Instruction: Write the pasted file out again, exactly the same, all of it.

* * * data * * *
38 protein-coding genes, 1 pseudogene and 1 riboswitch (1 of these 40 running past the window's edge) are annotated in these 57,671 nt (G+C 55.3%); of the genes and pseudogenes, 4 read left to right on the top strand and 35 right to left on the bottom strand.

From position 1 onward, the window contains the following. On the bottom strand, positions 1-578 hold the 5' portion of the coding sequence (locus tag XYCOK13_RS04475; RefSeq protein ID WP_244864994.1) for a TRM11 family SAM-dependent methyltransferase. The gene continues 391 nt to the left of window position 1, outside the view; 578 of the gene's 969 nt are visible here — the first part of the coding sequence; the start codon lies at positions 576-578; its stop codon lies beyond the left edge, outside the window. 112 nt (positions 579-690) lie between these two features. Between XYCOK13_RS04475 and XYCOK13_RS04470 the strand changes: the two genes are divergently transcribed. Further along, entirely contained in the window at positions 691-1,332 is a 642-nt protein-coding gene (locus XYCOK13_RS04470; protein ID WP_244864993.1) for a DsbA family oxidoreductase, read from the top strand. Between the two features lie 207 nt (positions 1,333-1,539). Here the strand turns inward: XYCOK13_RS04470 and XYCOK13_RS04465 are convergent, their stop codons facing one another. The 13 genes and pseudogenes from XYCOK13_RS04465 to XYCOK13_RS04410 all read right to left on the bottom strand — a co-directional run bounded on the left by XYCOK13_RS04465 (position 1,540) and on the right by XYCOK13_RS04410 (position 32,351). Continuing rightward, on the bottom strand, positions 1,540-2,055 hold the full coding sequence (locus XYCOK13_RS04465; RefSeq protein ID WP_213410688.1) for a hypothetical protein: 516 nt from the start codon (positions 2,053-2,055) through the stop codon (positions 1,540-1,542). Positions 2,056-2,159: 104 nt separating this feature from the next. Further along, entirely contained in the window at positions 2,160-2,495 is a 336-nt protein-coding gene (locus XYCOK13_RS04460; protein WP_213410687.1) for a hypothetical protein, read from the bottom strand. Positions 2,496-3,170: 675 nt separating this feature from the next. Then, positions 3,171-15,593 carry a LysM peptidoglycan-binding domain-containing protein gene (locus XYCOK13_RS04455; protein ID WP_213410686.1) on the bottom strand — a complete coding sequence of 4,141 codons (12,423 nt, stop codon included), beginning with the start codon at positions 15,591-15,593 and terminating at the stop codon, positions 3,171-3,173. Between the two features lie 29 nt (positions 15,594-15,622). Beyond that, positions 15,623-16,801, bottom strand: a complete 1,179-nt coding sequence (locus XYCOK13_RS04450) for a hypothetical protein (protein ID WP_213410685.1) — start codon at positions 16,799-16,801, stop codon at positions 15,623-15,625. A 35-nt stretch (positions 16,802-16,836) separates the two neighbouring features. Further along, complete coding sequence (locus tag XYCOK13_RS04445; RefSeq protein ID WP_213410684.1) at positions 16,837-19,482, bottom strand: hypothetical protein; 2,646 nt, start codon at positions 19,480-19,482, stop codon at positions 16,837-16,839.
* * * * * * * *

38 protein-coding genes, 1 pseudogene and 1 riboswitch (1 of these 40 running past the window's edge) are annotated in these 57,671 nt (G+C 55.3%); of the genes and pseudogenes, 4 read left to right on the top strand and 35 right to left on the bottom strand.

From position 1 onward, the window contains the following. On the bottom strand, positions 1-578 hold the 5' portion of the coding sequence (locus tag XYCOK13_RS04475; RefSeq protein ID WP_244864994.1) for a TRM11 family SAM-dependent methyltransferase. The gene continues 391 nt to the left of window position 1, outside the view; 578 of the gene's 969 nt are visible here — the first part of the coding sequence; the start codon lies at positions 576-578; its stop codon lies beyond the left edge, outside the window. 112 nt (positions 579-690) lie between these two features. Between XYCOK13_RS04475 and XYCOK13_RS04470 the strand changes: the two genes are divergently transcribed. Further along, entirely contained in the window at positions 691-1,332 is a 642-nt protein-coding gene (locus XYCOK13_RS04470; protein ID WP_244864993.1) for a DsbA family oxidoreductase, read from the top strand. Between the two features lie 207 nt (positions 1,333-1,539). Here the strand turns inward: XYCOK13_RS04470 and XYCOK13_RS04465 are convergent, their stop codons facing one another. The 13 genes and pseudogenes from XYCOK13_RS04465 to XYCOK13_RS04410 all read right to left on the bottom strand — a co-directional run bounded on the left by XYCOK13_RS04465 (position 1,540) and on the right by XYCOK13_RS04410 (position 32,351). Continuing rightward, on the bottom strand, positions 1,540-2,055 hold the full coding sequence (locus XYCOK13_RS04465; RefSeq protein ID WP_213410688.1) for a hypothetical protein: 516 nt from the start codon (positions 2,053-2,055) through the stop codon (positions 1,540-1,542). Positions 2,056-2,159: 104 nt separating this feature from the next. Further along, entirely contained in the window at positions 2,160-2,495 is a 336-nt protein-coding gene (locus XYCOK13_RS04460; protein WP_213410687.1) for a hypothetical protein, read from the bottom strand. Positions 2,496-3,170: 675 nt separating this feature from the next. Then, positions 3,171-15,593 carry a LysM peptidoglycan-binding domain-containing protein gene (locus XYCOK13_RS04455; protein ID WP_213410686.1) on the bottom strand — a complete coding sequence of 4,141 codons (12,423 nt, stop codon included), beginning with the start codon at positions 15,591-15,593 and terminating at the stop codon, positions 3,171-3,173. Between the two features lie 29 nt (positions 15,594-15,622). Beyond that, positions 15,623-16,801, bottom strand: a complete 1,179-nt coding sequence (locus XYCOK13_RS04450) for a hypothetical protein (protein ID WP_213410685.1) — start codon at positions 16,799-16,801, stop codon at positions 15,623-15,625. A 35-nt stretch (positions 16,802-16,836) separates the two neighbouring features. Further along, complete coding sequence (locus tag XYCOK13_RS04445; RefSeq protein ID WP_213410684.1) at positions 16,837-19,482, bottom strand: hypothetical protein; 2,646 nt, start codon at positions 19,480-19,482, stop codon at positions 16,837-16,839.